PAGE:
Monday, April 12, 2010

Therapy Dog Visits

SSD Midge is back from California, where she was bred to a dog from Canine Companions for Independence. It will be a week or so before we find out whether Midge will be a mother, but in the meantime, she is continuing her work as a therapy dog.

On Wednesday, Midge met with a child with autism for a therapy visit. Our therapy dogs visit classrooms, reading programs, the psychiatric and antepartum units at the hospital, retirement homes and nursing homes, and work with children with autism, pregnant women, people with psychiatric disorders and people with Alzheimer's. Wednesday's visit, however, was a little different than many of the other visits our therapy dogs make. This visit was different because this child and her family have applied for a service dog.

When families apply for a service dog for their child with autism, we want to make sure that a service dog will be beneficial for that child. Families meet with a therapy dog, such as Midge, in four different sessions. Not only do these therapy sessions let the family learn about the realities of a service dog and the ways a dog can support their child, but they also give us the opportunity to learn more about the child's needs. This helps us match the child with a dog.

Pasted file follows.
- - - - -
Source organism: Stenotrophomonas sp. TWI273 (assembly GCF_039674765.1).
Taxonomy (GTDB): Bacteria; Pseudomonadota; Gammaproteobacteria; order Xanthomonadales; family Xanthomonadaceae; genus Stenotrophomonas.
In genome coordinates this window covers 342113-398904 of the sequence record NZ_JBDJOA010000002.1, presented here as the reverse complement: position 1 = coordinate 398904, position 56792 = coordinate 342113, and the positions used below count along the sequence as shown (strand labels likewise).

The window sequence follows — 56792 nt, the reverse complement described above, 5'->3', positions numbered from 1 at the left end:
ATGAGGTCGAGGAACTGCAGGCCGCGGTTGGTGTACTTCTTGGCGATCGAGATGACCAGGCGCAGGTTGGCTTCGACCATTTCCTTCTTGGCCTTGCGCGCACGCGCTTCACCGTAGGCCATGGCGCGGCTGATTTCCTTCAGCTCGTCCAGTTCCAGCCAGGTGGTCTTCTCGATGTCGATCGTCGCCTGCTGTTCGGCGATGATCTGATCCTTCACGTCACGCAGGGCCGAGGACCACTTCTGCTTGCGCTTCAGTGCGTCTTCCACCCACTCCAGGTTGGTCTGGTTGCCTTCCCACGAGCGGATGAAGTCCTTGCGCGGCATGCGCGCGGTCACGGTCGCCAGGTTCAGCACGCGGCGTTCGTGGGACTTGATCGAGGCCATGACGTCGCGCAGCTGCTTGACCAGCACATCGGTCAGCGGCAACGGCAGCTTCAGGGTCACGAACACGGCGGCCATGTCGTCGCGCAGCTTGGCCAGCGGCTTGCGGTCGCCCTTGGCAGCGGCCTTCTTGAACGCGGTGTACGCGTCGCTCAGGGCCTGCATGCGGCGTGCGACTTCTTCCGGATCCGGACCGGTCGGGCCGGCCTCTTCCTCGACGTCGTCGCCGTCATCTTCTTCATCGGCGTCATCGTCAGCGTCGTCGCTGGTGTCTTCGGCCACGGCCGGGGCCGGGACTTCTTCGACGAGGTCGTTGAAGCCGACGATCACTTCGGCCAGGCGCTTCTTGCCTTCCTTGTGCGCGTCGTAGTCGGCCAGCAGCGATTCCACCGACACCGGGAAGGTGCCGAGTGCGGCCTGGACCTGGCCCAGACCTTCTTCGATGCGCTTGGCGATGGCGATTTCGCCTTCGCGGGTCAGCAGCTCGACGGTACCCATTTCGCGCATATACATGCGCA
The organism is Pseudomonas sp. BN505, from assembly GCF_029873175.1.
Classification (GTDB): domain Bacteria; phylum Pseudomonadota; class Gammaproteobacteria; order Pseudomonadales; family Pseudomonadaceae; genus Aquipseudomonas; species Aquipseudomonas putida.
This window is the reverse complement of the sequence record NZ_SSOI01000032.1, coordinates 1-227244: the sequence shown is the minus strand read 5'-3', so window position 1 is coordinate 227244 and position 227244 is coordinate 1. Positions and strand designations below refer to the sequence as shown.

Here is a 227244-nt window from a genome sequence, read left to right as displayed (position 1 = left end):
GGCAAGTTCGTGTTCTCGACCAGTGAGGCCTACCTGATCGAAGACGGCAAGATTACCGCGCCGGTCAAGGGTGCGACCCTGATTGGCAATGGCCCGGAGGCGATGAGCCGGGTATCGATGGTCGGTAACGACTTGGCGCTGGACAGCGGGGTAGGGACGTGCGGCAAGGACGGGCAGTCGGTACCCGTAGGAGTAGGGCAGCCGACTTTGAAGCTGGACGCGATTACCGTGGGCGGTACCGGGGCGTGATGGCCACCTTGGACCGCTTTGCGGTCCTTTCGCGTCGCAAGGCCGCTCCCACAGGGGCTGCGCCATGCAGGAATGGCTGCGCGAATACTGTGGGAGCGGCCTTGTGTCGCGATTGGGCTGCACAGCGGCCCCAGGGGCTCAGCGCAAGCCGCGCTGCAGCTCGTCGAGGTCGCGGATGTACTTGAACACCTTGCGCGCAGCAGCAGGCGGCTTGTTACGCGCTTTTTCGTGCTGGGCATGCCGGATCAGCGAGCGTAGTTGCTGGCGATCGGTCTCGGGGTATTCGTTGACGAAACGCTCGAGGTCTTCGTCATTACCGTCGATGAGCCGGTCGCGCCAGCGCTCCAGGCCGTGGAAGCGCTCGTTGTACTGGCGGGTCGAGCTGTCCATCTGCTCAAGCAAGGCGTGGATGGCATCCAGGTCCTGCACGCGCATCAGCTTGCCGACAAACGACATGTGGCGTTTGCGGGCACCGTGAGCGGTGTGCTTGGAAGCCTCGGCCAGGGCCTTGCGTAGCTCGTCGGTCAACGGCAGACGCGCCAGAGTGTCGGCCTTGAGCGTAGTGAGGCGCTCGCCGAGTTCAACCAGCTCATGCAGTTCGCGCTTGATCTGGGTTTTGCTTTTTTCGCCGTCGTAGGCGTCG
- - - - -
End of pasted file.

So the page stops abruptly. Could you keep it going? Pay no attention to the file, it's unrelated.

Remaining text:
Working with Midge in the therapy session today brings this child one step closer to receiving a service dog.

1 comment:

  1. Wild Goose Chasers
    Dog Service is a daily service that essentially introduces a trained border collie that is perceived predator to Canada geese . This is one way to teach them that the area is not a safe place to nest or feed.This program works best before the geese become attached to the area. It is legal to chase geese without a state or federal permit provided they are not handled or touched by a person or dog.
    The most effective results from dog chasing methods come from actively and regularly using a combination of the harassment techniques each time the geese appear on your property. It is critical when caring out these methods that all the geese have left the property. Geese must continue to feel threatened or they will return to the property, which is why repeated and consistent use of harassment techniques is necessary.